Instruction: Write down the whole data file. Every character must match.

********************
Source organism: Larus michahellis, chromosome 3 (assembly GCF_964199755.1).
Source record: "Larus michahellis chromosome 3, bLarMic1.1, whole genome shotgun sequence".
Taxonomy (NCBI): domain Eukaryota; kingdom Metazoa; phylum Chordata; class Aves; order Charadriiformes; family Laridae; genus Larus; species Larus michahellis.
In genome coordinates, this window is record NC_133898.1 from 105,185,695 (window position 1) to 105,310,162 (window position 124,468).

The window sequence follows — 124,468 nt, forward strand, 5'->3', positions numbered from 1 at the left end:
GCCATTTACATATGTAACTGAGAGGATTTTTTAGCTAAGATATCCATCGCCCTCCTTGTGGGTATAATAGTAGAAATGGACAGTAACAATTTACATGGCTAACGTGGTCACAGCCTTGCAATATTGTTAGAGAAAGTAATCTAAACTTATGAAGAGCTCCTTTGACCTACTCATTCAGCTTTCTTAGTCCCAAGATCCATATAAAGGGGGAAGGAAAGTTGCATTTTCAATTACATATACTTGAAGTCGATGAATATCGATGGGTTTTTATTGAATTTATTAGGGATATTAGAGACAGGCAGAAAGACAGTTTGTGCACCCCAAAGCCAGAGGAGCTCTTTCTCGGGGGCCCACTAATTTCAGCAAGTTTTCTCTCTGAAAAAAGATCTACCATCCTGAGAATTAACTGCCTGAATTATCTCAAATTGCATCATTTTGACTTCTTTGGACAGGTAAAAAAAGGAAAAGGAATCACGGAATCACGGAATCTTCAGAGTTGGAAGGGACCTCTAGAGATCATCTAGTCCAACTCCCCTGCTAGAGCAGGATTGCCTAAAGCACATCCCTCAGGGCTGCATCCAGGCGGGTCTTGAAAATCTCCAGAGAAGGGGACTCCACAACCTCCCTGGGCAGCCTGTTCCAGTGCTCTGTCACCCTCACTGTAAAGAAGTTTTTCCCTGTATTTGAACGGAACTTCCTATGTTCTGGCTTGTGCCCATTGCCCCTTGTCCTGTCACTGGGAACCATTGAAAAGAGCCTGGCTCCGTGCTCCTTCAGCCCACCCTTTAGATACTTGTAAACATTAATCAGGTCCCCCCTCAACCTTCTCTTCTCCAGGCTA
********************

Source organism: Larus michahellis, chromosome 3 (assembly GCF_964199755.1).
Source record: "Larus michahellis chromosome 3, bLarMic1.1, whole genome shotgun sequence".
Taxonomy (NCBI): domain Eukaryota; kingdom Metazoa; phylum Chordata; class Aves; order Charadriiformes; family Laridae; genus Larus; species Larus michahellis.
In genome coordinates, this window is record NC_133898.1 from 105,185,695 (window position 1) to 105,310,162 (window position 124,468).

The window sequence follows — 124,468 nt, forward strand, 5'->3', positions numbered from 1 at the left end:
GCCATTTACATATGTAACTGAGAGGATTTTTTAGCTAAGATATCCATCGCCCTCCTTGTGGGTATAATAGTAGAAATGGACAGTAACAATTTACATGGCTAACGTGGTCACAGCCTTGCAATATTGTTAGAGAAAGTAATCTAAACTTATGAAGAGCTCCTTTGACCTACTCATTCAGCTTTCTTAGTCCCAAGATCCATATAAAGGGGGAAGGAAAGTTGCATTTTCAATTACATATACTTGAAGTCGATGAATATCGATGGGTTTTTATTGAATTTATTAGGGATATTAGAGACAGGCAGAAAGACAGTTTGTGCACCCCAAAGCCAGAGGAGCTCTTTCTCGGGGGCCCACTAATTTCAGCAAGTTTTCTCTCTGAAAAAAGATCTACCATCCTGAGAATTAACTGCCTGAATTATCTCAAATTGCATCATTTTGACTTCTTTGGACAGGTAAAAAAAGGAAAAGGAATCACGGAATCACGGAATCTTCAGAGTTGGAAGGGACCTCTAGAGATCATCTAGTCCAACTCCCCTGCTAGAGCAGGATTGCCTAAAGCACATCCCTCAGGGCTGCATCCAGGCGGGTCTTGAAAATCTCCAGAGAAGGGGACTCCACAACCTCCCTGGGCAGCCTGTTCCAGTGCTCTGTCACCCTCACTGTAAAGAAGTTTTTCCCTGTATTTGAACGGAACTTCCTATGTTCTGGCTTGTGCCCATTGCCCCTTGTCCTGTCACTGGGAACCATTGAAAAGAGCCTGGCTCCGTGCTCCTTCAGCCCACCCTTTAGATACTTGTAAACATTAATCAGGTCCCCCCTCAACCTTCTCTTCTCCAGGCTA